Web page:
They're experimenting in France with group living- the podcast I saw was a mix of younger and older women. I can see why the older women would want it, but as they age and become less able to do household tasks such as cooking and cleaning (which might have been a motivator for the younger women to live there), it might be less desirable for the younger ones.
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Old 08-14-2016, 08:54 AM   #24
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Like Koolau, I help an elderly neighbor but it can be a problem at times. He has no family close by. He's getting to the point where he needs a cane to get around. I worry about him going up and down his steep basement steps for laundry or even going down his driveway which is short but steep. He's always been a good neighbor so I don't mind helping when I can. BUT he's always been a talker and it's hard to get away when you do stop over. It's even harder now that his wife just passed because he's lonesome. I mow his lawn and shovel snow and about once a week will take over cake or fruit and sit with him while we "eat dessert". I help him because that's how I was raised, to help your neighbor. I don't know his finances and don't know if he could afford any help. He and his wife were very frugal. For now I can help him.
I work full time, have a husband whose sick (but finally improving) and help my neighbor. I'm only in my 40's but can see how a caregiver could get tired of working all the time. When I have one of my migraines I sure don't want to do any of it but I do. I do everything at my house on the inside and outside plus the extra care I've had since last year when my husband got sick. I make sure I see my family and friends so I'm not alone and go hiking/walking several times a week. Hate when winter came last year and I ended up walking in the dark. I can't imagine doing what I do now if my parents or grandparents got sick and needed help too. We are also in the group of people here that don't have any children that might help.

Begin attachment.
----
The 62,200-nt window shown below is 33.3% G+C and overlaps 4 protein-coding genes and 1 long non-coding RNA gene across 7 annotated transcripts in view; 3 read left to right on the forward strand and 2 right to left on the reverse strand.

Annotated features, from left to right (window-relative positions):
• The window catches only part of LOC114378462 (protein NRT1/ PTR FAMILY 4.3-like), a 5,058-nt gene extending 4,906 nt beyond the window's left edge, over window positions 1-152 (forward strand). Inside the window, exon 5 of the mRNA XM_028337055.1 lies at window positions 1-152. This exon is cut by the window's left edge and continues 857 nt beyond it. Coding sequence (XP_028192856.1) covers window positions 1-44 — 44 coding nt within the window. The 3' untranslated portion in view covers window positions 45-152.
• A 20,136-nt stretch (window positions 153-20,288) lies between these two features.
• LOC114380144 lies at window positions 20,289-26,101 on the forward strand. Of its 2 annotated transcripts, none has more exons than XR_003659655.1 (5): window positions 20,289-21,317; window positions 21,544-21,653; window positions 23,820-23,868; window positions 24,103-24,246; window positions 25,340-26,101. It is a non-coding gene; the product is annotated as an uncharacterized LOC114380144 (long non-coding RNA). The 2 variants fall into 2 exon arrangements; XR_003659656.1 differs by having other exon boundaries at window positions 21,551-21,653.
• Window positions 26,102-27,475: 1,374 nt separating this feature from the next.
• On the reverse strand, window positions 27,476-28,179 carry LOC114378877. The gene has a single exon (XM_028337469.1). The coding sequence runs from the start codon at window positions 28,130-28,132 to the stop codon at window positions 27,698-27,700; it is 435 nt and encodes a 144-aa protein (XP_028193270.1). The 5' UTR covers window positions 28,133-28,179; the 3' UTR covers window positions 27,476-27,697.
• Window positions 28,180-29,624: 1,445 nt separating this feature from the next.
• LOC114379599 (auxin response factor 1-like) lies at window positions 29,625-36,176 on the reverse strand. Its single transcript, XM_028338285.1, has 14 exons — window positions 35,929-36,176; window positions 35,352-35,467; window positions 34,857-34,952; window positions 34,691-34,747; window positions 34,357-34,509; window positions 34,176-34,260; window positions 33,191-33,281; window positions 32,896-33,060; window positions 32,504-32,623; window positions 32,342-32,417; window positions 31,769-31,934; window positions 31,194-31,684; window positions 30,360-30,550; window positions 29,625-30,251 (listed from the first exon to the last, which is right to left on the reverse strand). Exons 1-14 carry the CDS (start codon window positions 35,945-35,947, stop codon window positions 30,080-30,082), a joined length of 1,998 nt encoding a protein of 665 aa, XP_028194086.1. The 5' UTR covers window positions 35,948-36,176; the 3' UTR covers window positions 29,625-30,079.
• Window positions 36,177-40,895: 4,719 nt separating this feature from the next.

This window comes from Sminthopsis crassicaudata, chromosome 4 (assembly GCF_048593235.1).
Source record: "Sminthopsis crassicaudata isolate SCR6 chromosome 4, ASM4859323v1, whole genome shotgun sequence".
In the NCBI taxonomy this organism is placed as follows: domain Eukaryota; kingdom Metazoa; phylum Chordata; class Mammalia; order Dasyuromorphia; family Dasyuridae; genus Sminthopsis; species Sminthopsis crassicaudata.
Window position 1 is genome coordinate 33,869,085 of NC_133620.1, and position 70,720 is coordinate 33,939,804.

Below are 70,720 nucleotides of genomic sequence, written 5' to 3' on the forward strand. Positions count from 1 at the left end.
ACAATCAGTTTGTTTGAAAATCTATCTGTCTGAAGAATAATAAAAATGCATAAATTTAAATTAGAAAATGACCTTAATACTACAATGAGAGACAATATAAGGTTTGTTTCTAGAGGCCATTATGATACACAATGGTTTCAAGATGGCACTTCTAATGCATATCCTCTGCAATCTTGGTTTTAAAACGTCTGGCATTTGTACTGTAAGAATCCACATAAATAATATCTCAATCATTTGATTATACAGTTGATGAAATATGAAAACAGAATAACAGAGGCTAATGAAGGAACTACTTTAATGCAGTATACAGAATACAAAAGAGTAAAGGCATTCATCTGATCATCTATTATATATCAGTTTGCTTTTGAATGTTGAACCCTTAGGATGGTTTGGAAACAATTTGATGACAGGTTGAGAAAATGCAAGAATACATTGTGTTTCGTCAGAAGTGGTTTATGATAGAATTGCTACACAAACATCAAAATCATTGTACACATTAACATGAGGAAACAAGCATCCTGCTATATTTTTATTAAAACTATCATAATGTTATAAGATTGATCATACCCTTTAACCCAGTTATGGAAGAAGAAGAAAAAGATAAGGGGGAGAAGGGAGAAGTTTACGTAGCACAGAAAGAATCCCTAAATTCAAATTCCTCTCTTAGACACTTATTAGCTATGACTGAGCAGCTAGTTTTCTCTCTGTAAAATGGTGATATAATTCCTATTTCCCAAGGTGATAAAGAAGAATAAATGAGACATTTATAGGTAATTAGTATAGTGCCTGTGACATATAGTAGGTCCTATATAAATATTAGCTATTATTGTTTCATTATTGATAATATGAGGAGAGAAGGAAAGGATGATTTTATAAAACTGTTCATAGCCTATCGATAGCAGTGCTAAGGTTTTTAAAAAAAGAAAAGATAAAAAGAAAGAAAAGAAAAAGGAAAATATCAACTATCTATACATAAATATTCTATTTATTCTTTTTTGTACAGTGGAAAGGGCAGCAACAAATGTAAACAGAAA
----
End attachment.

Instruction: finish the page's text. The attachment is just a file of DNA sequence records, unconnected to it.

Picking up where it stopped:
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Old 08-14-2016, 09:37 AM   #25
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I inquired with our local township's senior center if there were older people that needed free light maintenance / repair work done so they could stay in their homes (change high light bulbs, maybe build a ramp, etc).

The response was that it was a wonderful thought, but there was just too much risk involved that I would be a criminal. I see their point, but it seems like it is a solvable problem with a huge upside.
Our neighborhood community association does this. I volunteered for the handyman stuff but luckily I've never been called. Most of the churches seem to have some sort of outreach as well.
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Old 08-14-2016, 02:27 PM   #26
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In the past 4 years we have had 3 good friends need help. We started helping all 3 of them but eventually they all needed more help then we could do. We ended up exhausted and there are 2 of us to help. One was a couple where she had Alzheimer's and he had terminal cancer. Finally I put the wife in a care home and he went to live with his son until he died. My other friend belongs in a home but won't go ( her MS has gotten so bad). I backed off from taking her to appointments 3x's week to picking her up for lunch, etc a few times a month. Her one other good friend keeps enabling her by buying all her groceries, etc. They want her to go into a home too but I don't think she will until she is forced to face reality. As long as they do everything she won't. We dropped out in Jan so more burden is now on them. It can get to be a tough situation that can snowball before you know it. Then it can lead to resentment.